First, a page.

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Warhawks learn how to manage grief

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Warhawks learn how to manage grief

Chelsea Terrell, [email protected]

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The College of Business and Social Sciences’ gerontology program hosted a discussion panel with the topic, “Grief Management: Effects on Health and Well-being.”

The discussion was held on the seventh floor of the library.

ULM has the only gerontology program in Louisiana.

Dr. Anita Sharma, along with the rest of the gerontology program, feel that it’s their “responsibility to get the word out about gerontology, especially in our state.”

The program has seven concentrations, one being grief care management. The program organized this event to “point out how grief affects our life if it is not handed positively.”

Sharma, the program director, is very passionate about the effects of grief and how society views the subject.

“We organize this panel of discussion to help students understand that grief is a very significant emotion, which if not handled the right way, can create a lot of short-term problems in our lives and in the long run,” Sharma said.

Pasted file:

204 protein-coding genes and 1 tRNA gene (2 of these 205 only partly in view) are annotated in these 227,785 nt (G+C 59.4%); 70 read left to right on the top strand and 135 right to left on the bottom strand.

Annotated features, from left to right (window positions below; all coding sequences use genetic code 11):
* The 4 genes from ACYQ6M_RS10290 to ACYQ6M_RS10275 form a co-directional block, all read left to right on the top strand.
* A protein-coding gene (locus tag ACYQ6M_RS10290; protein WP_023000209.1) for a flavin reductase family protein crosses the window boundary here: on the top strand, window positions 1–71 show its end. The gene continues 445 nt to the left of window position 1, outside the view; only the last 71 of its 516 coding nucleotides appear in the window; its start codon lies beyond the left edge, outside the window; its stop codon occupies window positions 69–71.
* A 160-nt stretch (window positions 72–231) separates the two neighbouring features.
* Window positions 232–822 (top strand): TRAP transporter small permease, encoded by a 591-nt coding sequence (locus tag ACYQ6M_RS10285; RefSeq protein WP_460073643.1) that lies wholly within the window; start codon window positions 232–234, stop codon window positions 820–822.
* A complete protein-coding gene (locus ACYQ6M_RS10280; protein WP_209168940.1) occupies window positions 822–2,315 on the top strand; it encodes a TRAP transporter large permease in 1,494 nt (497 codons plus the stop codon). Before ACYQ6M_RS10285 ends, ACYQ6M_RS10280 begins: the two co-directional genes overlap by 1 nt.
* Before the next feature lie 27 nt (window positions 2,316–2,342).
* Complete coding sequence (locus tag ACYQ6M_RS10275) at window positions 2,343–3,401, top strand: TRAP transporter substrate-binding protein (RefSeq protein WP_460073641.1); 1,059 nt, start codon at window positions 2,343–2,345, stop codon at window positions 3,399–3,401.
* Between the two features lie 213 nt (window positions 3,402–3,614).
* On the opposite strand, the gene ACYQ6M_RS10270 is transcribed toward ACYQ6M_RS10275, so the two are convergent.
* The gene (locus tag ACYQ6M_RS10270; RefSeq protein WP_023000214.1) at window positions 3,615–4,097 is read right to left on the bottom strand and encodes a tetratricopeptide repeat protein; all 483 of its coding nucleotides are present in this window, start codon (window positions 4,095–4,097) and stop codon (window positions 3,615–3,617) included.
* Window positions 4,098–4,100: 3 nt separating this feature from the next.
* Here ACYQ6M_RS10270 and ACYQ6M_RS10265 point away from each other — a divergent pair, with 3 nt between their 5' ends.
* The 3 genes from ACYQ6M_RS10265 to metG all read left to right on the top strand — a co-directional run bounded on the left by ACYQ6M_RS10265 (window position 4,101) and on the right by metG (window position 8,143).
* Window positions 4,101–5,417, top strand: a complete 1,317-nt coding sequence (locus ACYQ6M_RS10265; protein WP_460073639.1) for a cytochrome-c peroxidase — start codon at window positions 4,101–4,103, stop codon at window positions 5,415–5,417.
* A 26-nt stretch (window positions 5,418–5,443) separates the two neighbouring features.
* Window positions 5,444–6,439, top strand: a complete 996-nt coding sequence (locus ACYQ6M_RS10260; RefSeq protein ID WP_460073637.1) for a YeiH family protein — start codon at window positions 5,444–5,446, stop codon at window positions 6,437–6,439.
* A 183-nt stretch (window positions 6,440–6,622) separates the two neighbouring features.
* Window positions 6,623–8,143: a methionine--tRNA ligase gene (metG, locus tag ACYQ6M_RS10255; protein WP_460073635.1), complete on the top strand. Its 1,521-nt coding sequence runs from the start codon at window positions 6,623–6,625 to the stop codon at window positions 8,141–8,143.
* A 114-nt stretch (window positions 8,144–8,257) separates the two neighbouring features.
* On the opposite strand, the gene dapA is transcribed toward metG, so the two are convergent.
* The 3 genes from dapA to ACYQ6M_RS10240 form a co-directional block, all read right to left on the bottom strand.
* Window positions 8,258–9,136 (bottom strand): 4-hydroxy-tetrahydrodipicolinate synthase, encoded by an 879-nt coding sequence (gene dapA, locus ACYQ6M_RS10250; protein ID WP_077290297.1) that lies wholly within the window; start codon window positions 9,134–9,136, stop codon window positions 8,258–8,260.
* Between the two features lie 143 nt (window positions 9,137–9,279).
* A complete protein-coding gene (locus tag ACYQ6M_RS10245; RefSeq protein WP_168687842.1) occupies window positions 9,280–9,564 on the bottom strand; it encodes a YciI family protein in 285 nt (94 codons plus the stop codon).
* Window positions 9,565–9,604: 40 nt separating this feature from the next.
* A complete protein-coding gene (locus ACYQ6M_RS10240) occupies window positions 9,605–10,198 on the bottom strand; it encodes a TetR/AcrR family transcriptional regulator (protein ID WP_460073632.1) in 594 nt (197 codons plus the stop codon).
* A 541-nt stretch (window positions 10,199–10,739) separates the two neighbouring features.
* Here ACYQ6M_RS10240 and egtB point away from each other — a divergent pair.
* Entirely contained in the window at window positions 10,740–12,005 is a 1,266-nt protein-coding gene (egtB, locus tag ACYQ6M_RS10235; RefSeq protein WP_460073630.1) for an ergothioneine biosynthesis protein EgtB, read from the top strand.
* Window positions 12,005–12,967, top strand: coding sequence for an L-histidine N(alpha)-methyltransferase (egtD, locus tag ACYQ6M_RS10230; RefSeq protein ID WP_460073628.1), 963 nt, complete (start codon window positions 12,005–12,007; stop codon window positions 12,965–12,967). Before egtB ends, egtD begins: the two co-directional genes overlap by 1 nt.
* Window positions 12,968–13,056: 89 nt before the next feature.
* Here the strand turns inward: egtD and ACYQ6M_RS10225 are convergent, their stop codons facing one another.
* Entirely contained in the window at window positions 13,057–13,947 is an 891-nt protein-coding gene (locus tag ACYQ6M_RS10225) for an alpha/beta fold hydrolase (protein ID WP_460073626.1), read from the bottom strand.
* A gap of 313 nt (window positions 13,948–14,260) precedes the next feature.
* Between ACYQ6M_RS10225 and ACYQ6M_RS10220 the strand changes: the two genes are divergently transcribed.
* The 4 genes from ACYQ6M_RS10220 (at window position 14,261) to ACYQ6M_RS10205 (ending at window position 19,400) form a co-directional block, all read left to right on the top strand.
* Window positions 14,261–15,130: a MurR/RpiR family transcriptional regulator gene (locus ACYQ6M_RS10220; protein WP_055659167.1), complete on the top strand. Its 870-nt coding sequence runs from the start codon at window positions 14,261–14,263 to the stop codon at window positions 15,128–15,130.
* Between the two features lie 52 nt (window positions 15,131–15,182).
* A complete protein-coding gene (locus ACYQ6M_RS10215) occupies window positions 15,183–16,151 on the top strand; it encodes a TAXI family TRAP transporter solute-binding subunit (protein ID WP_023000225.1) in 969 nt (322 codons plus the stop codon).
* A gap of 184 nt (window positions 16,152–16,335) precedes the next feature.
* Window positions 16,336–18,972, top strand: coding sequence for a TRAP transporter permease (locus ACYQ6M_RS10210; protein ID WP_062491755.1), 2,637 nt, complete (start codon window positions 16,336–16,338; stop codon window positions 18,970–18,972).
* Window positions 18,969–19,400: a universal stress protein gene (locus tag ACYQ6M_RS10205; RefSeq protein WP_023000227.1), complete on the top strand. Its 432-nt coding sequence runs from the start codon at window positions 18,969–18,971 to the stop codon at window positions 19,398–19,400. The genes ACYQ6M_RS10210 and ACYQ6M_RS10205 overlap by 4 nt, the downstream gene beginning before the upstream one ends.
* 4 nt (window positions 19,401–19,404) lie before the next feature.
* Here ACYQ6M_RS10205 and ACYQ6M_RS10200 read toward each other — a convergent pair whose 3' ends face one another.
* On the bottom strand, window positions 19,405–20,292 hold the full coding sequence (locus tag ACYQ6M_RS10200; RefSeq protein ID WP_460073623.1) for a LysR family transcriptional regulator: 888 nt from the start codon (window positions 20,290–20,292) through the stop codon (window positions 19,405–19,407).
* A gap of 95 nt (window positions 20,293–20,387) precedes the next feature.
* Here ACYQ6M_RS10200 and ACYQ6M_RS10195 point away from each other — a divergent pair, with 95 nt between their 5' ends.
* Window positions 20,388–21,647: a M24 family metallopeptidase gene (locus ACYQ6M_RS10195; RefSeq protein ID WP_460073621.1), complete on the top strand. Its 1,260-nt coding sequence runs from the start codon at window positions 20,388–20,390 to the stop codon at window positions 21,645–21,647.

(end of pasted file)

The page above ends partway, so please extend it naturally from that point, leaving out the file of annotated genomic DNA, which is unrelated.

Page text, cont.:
Sharma also compared grief to “a wound that is not healed” which will continue to worsen if not appropriately treated.

The five panel members consisted of students, faculty and staff.

The members discussed topics such as family illness, death of a loved one, personal illness or general experience with the subject. All experiences discussed led to a hard journey of overcoming the many steps of grief.

Each panelist shared their life experiences, personal issues of grief and the effect it has had on their life today.

Audience member Pantara Simpson was touched by the panelists’ emotional journeys, and will take what she learned from the discussion with them.

Simpson, a junior elementary education major, said “I never realized how much big of a topic grief actually was and how much it affects many people every day.”

All of the panelists had been through some traumatic event that caused them to suffer the many stages of grief which are denial, anger, bargaining, depression and acceptance.

However, they learned what processes to take to maintain their grief and not let it overcome their daily lives.

While grief can be compared to “a wound that is not healed,” one take away from the discussion panel was to remember to handle grief correctly, so the effects are not worse in the end.

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The Student News Site of University of Louisiana Monroe
Warhawks learn how to manage grief